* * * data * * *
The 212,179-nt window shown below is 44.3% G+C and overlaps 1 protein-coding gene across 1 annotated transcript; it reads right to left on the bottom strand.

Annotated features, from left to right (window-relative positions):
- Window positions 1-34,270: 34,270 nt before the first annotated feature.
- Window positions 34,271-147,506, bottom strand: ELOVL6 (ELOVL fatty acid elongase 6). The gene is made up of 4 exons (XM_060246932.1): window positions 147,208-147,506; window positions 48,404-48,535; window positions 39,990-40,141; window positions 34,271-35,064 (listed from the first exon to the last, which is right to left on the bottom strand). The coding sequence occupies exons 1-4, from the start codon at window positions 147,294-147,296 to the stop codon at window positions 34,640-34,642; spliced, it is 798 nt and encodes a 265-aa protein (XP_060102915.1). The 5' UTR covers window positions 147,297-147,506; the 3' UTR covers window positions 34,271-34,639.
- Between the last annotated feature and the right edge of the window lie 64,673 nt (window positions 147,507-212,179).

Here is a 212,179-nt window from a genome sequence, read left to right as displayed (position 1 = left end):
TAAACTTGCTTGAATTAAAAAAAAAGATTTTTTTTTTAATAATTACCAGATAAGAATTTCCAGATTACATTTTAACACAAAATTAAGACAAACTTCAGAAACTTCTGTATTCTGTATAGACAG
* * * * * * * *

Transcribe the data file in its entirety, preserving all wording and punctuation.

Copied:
The 212,179-nt window shown below is 44.3% G+C and overlaps 1 protein-coding gene across 1 annotated transcript; it reads right to left on the bottom strand.

Annotated features, from left to right (window-relative positions):
- Window positions 1-34,270: 34,270 nt before the first annotated feature.
- Window positions 34,271-147,506, bottom strand: ELOVL6 (ELOVL fatty acid elongase 6). The gene is made up of 4 exons (XM_060246932.1): window positions 147,208-147,506; window positions 48,404-48,535; window positions 39,990-40,141; window positions 34,271-35,064 (listed from the first exon to the last, which is right to left on the bottom strand). The coding sequence occupies exons 1-4, from the start codon at window positions 147,294-147,296 to the stop codon at window positions 34,640-34,642; spliced, it is 798 nt and encodes a 265-aa protein (XP_060102915.1). The 5' UTR covers window positions 147,297-147,506; the 3' UTR covers window positions 34,271-34,639.
- Between the last annotated feature and the right edge of the window lie 64,673 nt (window positions 147,507-212,179).

Here is a 212,179-nt window from a genome sequence, read left to right as displayed (position 1 = left end):
TAAACTTGCTTGAATTAAAAAAAAAGATTTTTTTTTTAATAATTACCAGATAAGAATTTCCAGATTACATTTTAACACAAAATTAAGACAAACTTCAGAAACTTCTGTATTCTGTATAGACAG